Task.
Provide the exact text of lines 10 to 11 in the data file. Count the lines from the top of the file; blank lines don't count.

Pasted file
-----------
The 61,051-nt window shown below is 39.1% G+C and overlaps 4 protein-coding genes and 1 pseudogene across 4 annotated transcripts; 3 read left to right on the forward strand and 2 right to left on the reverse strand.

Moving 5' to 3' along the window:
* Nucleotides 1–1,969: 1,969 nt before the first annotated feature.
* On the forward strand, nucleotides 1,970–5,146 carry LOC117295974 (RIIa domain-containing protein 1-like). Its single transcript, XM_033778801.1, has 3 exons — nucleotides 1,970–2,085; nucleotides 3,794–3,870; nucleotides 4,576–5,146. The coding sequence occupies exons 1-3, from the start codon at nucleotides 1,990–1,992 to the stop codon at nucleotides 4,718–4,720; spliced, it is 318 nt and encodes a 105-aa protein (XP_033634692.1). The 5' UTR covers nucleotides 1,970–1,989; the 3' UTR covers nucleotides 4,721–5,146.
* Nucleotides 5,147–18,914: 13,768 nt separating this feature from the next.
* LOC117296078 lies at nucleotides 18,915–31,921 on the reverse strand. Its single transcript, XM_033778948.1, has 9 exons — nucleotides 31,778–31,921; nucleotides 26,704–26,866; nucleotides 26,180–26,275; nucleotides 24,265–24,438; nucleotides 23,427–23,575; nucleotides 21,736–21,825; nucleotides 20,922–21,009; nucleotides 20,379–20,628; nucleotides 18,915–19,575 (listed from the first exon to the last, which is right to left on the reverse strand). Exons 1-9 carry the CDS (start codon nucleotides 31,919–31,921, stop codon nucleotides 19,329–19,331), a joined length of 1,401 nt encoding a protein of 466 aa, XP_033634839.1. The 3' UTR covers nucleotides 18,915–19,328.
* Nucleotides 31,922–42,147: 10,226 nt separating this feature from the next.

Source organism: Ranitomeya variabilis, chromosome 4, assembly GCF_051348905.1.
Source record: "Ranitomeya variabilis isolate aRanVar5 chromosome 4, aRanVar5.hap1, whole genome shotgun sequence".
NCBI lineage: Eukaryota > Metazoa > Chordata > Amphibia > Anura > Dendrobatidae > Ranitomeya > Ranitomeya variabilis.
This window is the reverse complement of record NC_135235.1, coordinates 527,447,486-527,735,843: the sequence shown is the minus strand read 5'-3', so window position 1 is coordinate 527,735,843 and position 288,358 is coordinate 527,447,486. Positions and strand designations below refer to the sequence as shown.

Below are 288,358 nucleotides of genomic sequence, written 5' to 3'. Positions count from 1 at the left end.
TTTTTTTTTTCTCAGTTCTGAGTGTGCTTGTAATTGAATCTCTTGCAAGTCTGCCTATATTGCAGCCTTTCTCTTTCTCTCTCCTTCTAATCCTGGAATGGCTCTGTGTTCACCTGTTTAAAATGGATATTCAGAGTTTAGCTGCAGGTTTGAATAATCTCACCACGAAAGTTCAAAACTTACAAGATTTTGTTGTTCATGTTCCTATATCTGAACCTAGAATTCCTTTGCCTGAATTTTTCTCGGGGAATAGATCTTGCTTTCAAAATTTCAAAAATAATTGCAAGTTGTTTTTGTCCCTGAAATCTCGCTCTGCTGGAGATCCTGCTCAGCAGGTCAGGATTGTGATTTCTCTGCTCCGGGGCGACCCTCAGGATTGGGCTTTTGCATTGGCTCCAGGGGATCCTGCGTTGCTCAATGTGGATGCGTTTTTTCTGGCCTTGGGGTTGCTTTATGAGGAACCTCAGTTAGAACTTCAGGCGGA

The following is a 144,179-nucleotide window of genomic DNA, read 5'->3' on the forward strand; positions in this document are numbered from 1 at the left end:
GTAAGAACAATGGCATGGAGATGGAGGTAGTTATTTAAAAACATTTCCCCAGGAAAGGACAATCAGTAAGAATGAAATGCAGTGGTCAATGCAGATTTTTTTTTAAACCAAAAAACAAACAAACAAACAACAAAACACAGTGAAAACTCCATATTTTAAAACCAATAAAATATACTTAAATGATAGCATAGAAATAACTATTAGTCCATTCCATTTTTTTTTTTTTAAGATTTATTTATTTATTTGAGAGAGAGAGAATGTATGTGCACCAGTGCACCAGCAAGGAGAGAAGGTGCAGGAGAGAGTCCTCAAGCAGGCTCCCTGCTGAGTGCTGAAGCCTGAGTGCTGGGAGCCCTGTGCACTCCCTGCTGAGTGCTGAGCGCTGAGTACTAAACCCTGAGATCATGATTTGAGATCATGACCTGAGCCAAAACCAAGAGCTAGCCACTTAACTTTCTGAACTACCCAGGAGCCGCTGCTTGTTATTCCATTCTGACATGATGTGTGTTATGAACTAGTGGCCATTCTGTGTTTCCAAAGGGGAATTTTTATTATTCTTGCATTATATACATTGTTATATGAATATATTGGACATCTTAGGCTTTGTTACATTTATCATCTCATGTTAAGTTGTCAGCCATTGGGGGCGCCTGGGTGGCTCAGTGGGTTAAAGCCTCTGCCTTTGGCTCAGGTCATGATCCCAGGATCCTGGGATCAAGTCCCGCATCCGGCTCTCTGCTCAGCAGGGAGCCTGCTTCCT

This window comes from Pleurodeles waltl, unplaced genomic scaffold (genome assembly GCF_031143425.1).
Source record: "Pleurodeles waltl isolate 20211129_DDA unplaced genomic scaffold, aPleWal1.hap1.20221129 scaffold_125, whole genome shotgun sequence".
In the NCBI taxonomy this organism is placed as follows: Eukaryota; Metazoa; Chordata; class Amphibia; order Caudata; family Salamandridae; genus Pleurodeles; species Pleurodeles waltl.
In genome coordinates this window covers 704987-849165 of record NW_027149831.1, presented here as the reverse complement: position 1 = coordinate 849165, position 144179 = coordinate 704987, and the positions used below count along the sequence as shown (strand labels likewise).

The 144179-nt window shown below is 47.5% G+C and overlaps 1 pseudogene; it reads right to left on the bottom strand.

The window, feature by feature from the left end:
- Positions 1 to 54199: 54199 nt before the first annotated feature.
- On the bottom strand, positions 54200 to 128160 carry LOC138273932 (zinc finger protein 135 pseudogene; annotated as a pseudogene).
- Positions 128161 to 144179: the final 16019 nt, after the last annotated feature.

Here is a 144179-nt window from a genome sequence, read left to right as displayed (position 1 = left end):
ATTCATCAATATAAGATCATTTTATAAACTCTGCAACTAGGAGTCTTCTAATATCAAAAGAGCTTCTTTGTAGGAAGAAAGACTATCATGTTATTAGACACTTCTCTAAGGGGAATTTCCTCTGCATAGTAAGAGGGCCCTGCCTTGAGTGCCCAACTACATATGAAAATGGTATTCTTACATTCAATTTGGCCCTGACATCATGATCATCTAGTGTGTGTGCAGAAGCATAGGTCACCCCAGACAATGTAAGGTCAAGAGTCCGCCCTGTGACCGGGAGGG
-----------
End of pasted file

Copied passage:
NCBI lineage: Eukaryota > Metazoa > Chordata > Amphibia > Anura > Dendrobatidae > Ranitomeya > Ranitomeya variabilis.
This window is the reverse complement of record NC_135235.1, coordinates 527,447,486-527,735,843: the sequence shown is the minus strand read 5'-3', so window position 1 is coordinate 527,735,843 and position 288,358 is coordinate 527,447,486. Positions and strand designations below refer to the sequence as shown.